According to researchers, the strange underwater snow beneath ice shelves on Earth can be used better to comprehend the ice shell on Jupiter’s moon Europa.
Europa is roughly the same size as Earth’s moon and has a rocky surface. Recent NASA studies discovered that Europa possesses an icy crust and an internal ocean system that may be necessary for supporting life.
The remotely operated rover was built to crawl along the underside of sea ice and ice shelves. These tests on Earth have a long-term goal of one day seeking evidence of life beneath the thick frozen shell covering Jupiter’s ocean moon of Europa. https://t.co/sikVFMUDSv
— NYT Science (@NYTScience) January 5, 2020
In a recent investigation, scientists used two kinds of underwater snow that may be seen on Earth as an analogue to comprehend how Europa’s shell becomes thicker from the inside out.
Congelation ice grows directly from beneath the ice shelf, while frazil ice originates in supercooled water columns and drifts upward to accumulate onto the bottom of ice shelves, according to space.com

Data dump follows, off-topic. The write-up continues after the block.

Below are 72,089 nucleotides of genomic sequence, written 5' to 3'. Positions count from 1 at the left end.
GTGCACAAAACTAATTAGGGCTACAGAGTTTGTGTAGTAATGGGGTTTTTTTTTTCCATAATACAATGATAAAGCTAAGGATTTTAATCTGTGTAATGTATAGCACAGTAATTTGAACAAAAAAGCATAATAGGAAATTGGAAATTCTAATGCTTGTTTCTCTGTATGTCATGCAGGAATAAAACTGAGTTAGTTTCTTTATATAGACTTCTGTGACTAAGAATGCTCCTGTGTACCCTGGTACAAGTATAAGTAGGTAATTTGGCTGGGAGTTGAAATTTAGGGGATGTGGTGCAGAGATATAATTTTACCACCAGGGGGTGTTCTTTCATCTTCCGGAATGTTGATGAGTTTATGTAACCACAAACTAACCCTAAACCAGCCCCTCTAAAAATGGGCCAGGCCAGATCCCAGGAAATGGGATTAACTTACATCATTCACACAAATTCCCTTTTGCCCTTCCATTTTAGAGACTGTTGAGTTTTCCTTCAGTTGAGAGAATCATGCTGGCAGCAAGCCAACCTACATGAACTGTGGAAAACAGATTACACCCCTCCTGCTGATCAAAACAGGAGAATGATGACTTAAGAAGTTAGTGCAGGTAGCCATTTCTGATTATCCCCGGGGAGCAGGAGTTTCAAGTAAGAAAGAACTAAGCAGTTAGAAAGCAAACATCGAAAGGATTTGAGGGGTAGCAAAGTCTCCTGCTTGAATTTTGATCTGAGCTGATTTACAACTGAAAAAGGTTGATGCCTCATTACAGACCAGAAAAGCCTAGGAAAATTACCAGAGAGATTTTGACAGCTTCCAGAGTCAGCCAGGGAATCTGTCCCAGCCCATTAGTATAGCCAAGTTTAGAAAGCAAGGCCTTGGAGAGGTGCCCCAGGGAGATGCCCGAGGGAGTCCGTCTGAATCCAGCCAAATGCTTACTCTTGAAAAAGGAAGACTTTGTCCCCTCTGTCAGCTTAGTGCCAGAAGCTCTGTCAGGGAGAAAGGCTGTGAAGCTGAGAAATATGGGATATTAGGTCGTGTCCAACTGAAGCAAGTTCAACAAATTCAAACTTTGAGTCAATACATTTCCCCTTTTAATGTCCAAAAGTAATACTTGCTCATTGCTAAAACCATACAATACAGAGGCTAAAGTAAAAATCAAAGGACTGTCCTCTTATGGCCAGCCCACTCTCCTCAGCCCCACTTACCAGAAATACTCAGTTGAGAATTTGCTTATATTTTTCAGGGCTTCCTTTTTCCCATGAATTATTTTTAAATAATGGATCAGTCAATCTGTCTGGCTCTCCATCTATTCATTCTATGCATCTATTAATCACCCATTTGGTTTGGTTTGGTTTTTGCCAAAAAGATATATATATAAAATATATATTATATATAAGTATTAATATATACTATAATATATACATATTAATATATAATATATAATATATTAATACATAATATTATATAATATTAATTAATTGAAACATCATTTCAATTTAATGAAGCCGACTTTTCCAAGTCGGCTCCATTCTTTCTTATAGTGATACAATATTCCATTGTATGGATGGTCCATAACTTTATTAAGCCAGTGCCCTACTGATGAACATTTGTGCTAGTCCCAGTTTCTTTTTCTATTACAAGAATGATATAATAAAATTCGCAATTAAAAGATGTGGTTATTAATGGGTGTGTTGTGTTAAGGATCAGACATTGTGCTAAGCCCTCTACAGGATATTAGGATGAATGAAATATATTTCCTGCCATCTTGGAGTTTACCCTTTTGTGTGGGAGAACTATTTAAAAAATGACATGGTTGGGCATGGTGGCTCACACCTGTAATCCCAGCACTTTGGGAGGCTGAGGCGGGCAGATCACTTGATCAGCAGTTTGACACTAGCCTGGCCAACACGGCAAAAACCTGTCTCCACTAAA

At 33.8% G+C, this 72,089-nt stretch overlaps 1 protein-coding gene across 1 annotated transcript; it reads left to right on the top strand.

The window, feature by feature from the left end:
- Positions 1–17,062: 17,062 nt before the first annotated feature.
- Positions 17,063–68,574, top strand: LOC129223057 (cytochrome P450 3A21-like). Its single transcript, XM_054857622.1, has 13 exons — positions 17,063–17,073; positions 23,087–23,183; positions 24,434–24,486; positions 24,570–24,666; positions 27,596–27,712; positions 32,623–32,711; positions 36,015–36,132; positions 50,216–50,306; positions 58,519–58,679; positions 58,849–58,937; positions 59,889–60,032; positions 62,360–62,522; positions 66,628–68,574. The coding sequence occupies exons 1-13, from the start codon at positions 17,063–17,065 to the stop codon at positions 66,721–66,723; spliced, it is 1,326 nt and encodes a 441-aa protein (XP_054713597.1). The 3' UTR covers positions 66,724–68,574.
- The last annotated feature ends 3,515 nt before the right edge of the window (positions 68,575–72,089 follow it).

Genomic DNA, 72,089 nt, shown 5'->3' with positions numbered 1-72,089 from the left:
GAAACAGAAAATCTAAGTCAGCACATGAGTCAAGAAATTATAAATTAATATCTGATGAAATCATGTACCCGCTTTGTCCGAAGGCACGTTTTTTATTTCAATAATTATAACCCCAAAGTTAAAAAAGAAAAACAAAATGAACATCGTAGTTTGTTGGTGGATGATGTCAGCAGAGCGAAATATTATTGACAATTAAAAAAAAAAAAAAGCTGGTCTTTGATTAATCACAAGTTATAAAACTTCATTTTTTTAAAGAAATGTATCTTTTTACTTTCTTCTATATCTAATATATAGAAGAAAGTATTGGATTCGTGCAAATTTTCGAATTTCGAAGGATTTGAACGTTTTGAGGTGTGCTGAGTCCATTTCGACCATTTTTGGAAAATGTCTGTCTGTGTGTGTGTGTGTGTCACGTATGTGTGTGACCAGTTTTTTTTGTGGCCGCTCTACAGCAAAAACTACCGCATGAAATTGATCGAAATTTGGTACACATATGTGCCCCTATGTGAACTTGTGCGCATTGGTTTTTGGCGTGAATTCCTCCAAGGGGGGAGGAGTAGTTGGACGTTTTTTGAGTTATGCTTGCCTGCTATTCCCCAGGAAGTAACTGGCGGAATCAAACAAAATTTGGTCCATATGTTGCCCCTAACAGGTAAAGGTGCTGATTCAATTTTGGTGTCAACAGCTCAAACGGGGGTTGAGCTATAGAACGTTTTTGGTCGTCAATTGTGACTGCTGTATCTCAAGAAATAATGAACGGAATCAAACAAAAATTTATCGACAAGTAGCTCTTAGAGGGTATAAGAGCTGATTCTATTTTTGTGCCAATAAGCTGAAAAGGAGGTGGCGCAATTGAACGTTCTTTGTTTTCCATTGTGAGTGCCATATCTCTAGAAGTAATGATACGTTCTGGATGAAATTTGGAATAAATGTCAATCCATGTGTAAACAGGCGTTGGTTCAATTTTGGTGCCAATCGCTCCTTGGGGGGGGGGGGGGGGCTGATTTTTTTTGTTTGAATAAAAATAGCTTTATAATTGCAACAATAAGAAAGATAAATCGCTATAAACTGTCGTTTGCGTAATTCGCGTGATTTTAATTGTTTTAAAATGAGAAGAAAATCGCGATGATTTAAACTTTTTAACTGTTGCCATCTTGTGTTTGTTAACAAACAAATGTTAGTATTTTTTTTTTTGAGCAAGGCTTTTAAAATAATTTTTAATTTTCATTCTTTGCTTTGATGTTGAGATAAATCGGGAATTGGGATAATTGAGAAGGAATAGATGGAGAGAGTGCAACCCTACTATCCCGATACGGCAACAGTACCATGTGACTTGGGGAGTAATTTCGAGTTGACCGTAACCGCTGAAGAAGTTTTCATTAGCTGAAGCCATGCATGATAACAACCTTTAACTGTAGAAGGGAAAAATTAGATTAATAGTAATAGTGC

Interestingly, the researchers found that the amount of salt from the water from which the ice was formed is only partially retained by the ice created by these procedures.
Natalie Wolfenbarger, the study’s primary author, said that “when we’re investigating Europa, we’re concerned in the salinity and composition of the ocean, since it’s one of the factors that will dictate its future habitability or even the type of life that just might live there.”
Scientists will use the study to get NASA’s Europa Clipper mission ready. Using radar to look through the ice cap, the spacecraft will investigate whether there is a chance that life exists in the ocean of Europa.
The Europa Clipper mission from NASA is scheduled to take out in 2024 and land on the frozen world in 2030. Hopefully, we can say hello to aliens this time!